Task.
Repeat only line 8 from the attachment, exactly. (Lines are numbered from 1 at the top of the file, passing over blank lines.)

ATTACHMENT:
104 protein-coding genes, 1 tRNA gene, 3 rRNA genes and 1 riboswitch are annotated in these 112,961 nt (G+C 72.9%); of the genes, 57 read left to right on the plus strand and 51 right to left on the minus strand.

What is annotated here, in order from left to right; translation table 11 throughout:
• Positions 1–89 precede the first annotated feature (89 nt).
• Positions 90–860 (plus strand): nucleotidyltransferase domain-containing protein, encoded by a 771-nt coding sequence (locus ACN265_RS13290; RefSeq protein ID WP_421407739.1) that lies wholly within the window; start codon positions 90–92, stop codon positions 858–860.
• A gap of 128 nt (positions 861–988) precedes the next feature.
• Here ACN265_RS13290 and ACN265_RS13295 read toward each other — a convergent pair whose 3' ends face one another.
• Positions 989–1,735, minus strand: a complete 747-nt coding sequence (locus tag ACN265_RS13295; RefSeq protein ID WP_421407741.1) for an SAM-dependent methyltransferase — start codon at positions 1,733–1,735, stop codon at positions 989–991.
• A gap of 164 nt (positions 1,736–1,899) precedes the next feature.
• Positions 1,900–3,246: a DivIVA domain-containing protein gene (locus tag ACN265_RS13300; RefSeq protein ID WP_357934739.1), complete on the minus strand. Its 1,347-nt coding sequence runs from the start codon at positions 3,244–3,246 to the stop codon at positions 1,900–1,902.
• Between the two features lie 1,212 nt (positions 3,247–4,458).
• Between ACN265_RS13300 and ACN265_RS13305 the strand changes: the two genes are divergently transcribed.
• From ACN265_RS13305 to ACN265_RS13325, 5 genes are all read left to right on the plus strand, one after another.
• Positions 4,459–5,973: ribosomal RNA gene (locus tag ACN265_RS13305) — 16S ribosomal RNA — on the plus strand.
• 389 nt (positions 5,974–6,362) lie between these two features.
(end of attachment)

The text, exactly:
• A gap of 164 nt (positions 1,736–1,899) precedes the next feature.